When I speak of the Naked Face Project with women, both friends and strangers, 99 percent of the conversations go like this.
Molly: Yep…I’m going 60 days without using any beauty products or performing any of my beauty habits. No shaving, No primping. No makeup. Basically, I’m down to a bar of soap, a brush, some shampoo and conditioner and a toothbrush and toothpaste. (I then tell a little bit of the background…the girl in Girls on the Run who inevitably asks the question, “If you say beauty is within and that I am beautiful just the way I am, why do you wear makeup? Why do you color your hair? Why do you shave?)
Other Person: I could never do that….(and then one of the following statements occurs):
That’s easy for you because you are young.
That’s easy for you because you are, well because of how you look.
My skin is awful. Just awful.. Years of acne when I was a kid left it looking all rough and ugly. I have to smooth that out.
I don’t want to draw anymore attention to my legs than I have to.
I wouldn’t look good without it.
I wouldn’t look right without it.
I’d look old without it. (Please insert a very “downing” tone here.)
I would look awful without it.
I don’t like my natural hair color. It’s drab..
My face is too round.
My hair is too thin.
I have too many wrinkles (Insert downing tone here.)
This list goes on and on and on and everyone of the comments is derogatory in some way shape or form toward the body or appearance..
In the first two weeks of participating in this project, I had the same conversation, but with myself. I would look in the mirror and see an old woman. An old haggard woman. An old 51 year old, unattractive, asexual, short, frail, flat-chested, bony, and too thin woman.
Interestingly, in the first two weeks I was embarrassed to admit that this negative body-shaming language still existed in my head. I thought as the Founder of a Girl’s Empowerment program I should (note the word should…a favorite word of shame) be past all that. But the further I go down this path, the more I realize I’m not alone. Many women laugh uncomfortably when I mention this project. Insert in any one of those response statements a kind of uncomfortable chuckle or even a “I could never do that nor what I ever want to” kind of hand gesturing wave that tucks it neatly back to bed…there is almost a hidden anger there.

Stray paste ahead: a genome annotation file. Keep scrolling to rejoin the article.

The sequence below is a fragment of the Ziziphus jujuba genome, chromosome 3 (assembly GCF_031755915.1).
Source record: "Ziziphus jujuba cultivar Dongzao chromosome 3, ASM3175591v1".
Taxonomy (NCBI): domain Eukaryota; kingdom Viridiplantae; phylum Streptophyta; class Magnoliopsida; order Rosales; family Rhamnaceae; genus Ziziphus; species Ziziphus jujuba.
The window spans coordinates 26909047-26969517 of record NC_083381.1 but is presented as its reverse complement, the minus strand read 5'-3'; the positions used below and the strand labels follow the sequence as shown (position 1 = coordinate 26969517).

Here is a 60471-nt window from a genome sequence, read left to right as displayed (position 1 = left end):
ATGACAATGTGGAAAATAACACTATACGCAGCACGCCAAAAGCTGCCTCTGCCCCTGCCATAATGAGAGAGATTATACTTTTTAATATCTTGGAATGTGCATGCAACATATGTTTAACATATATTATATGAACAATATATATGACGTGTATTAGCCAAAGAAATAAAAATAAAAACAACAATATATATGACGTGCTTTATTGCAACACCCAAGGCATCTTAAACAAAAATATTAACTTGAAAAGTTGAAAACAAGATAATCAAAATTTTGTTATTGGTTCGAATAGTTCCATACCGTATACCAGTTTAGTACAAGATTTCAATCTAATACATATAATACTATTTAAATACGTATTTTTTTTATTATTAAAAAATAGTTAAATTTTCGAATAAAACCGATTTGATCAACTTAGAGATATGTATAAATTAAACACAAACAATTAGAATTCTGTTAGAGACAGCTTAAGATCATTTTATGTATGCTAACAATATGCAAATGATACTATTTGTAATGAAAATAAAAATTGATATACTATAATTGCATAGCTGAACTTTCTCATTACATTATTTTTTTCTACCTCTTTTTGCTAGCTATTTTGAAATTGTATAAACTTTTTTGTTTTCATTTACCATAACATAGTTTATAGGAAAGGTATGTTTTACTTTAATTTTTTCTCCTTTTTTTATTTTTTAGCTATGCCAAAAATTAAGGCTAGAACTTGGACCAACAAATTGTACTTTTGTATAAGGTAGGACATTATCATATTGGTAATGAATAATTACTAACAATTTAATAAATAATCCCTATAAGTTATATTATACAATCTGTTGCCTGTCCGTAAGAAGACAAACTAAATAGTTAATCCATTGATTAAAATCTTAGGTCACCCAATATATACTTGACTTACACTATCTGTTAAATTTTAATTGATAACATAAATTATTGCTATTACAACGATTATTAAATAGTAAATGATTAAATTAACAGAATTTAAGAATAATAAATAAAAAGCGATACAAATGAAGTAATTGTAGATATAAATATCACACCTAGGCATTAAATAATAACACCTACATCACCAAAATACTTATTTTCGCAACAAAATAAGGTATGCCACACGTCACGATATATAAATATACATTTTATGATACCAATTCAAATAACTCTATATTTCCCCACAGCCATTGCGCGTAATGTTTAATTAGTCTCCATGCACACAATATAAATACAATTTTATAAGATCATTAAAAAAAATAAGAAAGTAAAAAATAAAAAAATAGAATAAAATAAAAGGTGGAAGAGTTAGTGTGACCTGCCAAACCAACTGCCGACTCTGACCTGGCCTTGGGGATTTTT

I get it. I would never have seen the significance of this small action nor would I have WANTED to examine these things. They were just too scary.
Shame works like that. I’m beginning to realize that shame is the deep and dark unspoken in this conversation around the Naked Face Project.
I asked my Facebook friends to share with me how shame makes them feel and the responses I got were both profound AND richly felt by every single person who responded. Everyone knows shame. The problem with shame, however, is its cunning way of suggesting that you and you alone feel it. That is, of course, how it keeps us captive. Not only do we feel the shame, but the sense of being uniquely broken that comes with it, keeps us from being honest, vulnerable, open about it’s living here, in our hearts, minds, bodies and spirits.
John Tillet, my wise and responsive Facebook friend, wrote this: “When I dig down beneath the shame, I find that there is a core, closely-held and tenacious belief that I just flat out am unlovable/unacceptable. Upon further review, I find that this belief was generated by a young boy who was just trying to make sense of things that he didn’t have the ability to totally comprehend. So, my growth lies in growing out of this little boy’s belief.”
David Ingle writes: “Shame is about the self not being good enough whereas guilt is the feeling of having violated a principle or rule.”
My own sister Emily Wilmer, writes. “Guilt is rooted in sadness/remorse over the effect of our behavior. It is specific and concrete. Shame is rooted in anger directed on ourselves. It is also global as in everything about who we are…about us. Shame is rooted in a lie, Humility is rooted in the truth.”
I remember when i was in sixth grade. My friend Frances developed breasts. I didn’t and never have, frankly. Not much of them, anyway. The attention I had previously received on the playground from the boys, began to wane (from my perspective)…at least in comparison to the attention Frances was getting. Popping bras was the activity of the hour and because I wasn’t wearing one…I was rarely chased, chosen, “liked.”.I can recall now feeling so left out. “Unloveable” as John put it. I think it was about then that I began to correlate my body, my appearance with ME, Molly, being somehow unloveable, unacceptable.” My guess is shame found its way into my life long before THIS particular incident, but as John said, when we are children…we are just trying to make sense of things around us.